Biology

Biology

Spotlight on Student Research

Jason WarnerThe ability to survive freezing temperatures is a severe selective pressure faced by organisms living at high elevations. Many ectothermic vertebrates have adaptations to cope with the challenges imposed by extreme cold, such as the ability to supercool (maintain fluids as fluid below 0° C). Jason Warner is studying cold-hardiness in a group of lizards that live in the Andes. He has measured several cold-hardiness parameters for six species of lizards in the genus Liolaemus, collected along an elevation range from 1550 to 4075 m in northwestern Argentina. Lizards from high elevations have turned out to be more susceptible to ice formation and show a trend to tolerate freezing events of longer duration than their lower elevation relatives. Jason is making his comparisons in the context of the evolutionary tree by which the six lizards are related. On the tree, it seems that the capacity to supercool is conservative rather than convergent. Furthermore, all of Jason's study species were able to supercool to some extent. Thus, the ability to cope with cold temperatures seems ancestral for the lineage as a whole and may have allowed for multiple independent invasions of high elevation by members of the genus. Maybe the geographic distribution of the capacity to withstand freezing is not so much reflective of natural selection in-a-place, as the movement of hearty species to extraordinary elevations. more Spotlights...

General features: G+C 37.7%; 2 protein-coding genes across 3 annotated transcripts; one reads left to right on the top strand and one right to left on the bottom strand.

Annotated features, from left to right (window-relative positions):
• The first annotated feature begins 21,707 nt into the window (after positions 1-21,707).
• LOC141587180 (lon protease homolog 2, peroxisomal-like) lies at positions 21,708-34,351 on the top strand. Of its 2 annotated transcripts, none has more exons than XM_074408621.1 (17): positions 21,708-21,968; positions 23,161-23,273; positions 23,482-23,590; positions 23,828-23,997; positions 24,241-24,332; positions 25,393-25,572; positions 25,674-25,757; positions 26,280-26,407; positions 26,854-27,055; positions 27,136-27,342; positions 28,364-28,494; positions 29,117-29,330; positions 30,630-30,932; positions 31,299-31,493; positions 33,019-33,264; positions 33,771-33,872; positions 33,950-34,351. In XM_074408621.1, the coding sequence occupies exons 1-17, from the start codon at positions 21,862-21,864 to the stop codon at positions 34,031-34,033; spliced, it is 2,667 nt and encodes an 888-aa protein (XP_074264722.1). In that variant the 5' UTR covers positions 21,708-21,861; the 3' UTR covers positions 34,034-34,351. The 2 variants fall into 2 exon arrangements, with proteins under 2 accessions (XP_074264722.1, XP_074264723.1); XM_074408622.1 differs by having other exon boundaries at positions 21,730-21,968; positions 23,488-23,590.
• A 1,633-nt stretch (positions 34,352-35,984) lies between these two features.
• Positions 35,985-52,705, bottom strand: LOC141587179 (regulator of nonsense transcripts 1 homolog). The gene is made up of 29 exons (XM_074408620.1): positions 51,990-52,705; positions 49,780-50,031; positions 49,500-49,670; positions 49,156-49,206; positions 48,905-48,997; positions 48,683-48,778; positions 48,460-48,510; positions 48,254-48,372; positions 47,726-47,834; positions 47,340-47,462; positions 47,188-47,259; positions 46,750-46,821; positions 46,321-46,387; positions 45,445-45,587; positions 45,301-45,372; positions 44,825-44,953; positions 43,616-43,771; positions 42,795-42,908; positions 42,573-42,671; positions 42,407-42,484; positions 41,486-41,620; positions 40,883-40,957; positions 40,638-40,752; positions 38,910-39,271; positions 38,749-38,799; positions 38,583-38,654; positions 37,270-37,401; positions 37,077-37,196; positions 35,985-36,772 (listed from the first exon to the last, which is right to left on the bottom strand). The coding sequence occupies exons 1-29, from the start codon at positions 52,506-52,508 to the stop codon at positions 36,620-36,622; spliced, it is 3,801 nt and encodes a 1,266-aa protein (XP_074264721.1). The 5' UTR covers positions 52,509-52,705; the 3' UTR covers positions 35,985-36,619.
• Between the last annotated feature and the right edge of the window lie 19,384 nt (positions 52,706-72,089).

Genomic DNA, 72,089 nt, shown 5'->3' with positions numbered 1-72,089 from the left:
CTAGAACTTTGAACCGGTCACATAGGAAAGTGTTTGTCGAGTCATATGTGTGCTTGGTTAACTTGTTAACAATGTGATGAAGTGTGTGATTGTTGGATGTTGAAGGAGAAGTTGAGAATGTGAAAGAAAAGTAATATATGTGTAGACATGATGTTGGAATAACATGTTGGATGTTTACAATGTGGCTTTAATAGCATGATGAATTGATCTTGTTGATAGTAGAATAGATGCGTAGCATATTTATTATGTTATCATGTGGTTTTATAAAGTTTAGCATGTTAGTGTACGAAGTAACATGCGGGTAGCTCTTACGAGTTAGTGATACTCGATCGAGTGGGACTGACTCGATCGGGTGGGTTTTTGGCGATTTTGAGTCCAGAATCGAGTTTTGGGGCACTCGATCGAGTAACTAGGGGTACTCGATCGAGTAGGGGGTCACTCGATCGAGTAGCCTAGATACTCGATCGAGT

Department Introspection

The Department of Biology is particularly proud of our lab and field courses. We offer a wide variety of hand-on opportunities in which students practice technique, gather data, and draw conclusions from those data. Many of these classes are very small. They use real laboratories and study organisms in their natural habitat. As a complement to these intimate classes, Biology majors also take a few large lecture classes, which are taught by rock-star lecturers. The faculty are remarkably open to exploring new and (hopefully) better teaching methods. For example, we adopted teaching with tablets and have done so as a group so as to make the tablet pay for itself thorugh savings on eTexts over paper books. Students often write reports and give spoken presentations. Reading the scientific literature is part of many classes. We believe in a tight interplay between teaching and research. The faculty are deeply involved in research training through doing research with students. The examination of our subject matter through our courses often inspires our research, and much of our research feeds back to make us better teachers. The variety and field-orientation of our course offerings are, we think, superior to those of any other university in the region. For example, we offer about 20 sections of field courses for majors per year, as well as one integrated field semester. Our graduates have had great opportunities to learn the skills used by professional biologists. Our newsletter tells more...